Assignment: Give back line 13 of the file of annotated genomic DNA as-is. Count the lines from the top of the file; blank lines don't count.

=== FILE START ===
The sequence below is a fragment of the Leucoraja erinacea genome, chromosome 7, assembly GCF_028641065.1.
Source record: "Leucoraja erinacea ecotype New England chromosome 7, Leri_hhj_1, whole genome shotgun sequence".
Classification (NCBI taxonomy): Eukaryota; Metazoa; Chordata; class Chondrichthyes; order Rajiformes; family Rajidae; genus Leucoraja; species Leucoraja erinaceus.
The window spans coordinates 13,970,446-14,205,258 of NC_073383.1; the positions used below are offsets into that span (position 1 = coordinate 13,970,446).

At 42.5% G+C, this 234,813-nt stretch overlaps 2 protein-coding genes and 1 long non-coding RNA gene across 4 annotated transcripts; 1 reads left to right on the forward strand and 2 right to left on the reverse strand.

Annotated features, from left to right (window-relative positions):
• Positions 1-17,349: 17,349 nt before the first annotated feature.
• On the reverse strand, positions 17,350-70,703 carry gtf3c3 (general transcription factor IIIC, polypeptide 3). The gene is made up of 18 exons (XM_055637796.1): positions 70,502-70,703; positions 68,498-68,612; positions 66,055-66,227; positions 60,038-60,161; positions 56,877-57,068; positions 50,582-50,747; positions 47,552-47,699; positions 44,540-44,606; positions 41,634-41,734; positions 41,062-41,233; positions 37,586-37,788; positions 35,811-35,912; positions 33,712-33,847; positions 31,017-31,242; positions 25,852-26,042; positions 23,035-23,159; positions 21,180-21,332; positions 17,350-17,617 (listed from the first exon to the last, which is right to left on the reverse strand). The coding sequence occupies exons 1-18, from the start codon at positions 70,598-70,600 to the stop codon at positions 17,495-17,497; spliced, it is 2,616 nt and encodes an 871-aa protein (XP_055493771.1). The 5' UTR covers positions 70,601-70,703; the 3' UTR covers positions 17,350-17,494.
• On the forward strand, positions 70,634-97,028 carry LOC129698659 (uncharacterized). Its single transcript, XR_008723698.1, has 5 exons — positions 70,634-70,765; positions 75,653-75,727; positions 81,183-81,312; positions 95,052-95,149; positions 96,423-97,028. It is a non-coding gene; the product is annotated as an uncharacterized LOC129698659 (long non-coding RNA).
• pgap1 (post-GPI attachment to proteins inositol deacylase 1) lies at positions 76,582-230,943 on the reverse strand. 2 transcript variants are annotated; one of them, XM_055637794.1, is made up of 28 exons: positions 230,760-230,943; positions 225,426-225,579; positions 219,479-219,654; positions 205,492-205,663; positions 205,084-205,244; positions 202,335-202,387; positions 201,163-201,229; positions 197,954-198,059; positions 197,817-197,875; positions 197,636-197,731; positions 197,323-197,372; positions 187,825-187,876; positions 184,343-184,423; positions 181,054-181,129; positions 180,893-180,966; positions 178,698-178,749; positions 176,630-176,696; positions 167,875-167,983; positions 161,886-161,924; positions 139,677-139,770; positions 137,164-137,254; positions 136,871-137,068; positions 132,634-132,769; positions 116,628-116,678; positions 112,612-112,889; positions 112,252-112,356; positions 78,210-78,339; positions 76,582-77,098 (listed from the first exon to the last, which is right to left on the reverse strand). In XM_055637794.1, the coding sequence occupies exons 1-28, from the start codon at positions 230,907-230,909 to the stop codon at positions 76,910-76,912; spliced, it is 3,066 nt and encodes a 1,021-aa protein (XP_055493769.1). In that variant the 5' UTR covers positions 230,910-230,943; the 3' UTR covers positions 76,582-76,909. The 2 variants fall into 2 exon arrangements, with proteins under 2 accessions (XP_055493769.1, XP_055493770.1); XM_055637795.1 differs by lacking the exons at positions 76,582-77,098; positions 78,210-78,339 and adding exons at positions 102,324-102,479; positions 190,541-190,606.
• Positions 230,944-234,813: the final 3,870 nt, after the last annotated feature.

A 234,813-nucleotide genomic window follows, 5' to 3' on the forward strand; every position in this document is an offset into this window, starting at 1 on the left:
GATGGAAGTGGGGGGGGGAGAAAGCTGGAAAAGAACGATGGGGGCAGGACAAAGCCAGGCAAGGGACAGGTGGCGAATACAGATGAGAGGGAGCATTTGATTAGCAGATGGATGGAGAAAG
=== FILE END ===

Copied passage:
GATGGAAGTGGGGGGGGGAGAAAGCTGGAAAAGAACGATGGGGGCAGGACAAAGCCAGGCAAGGGACAGGTGGCGAATACAGATGAGAGGGAGCATTTGATTAGCAGATGGATGGAGAAAG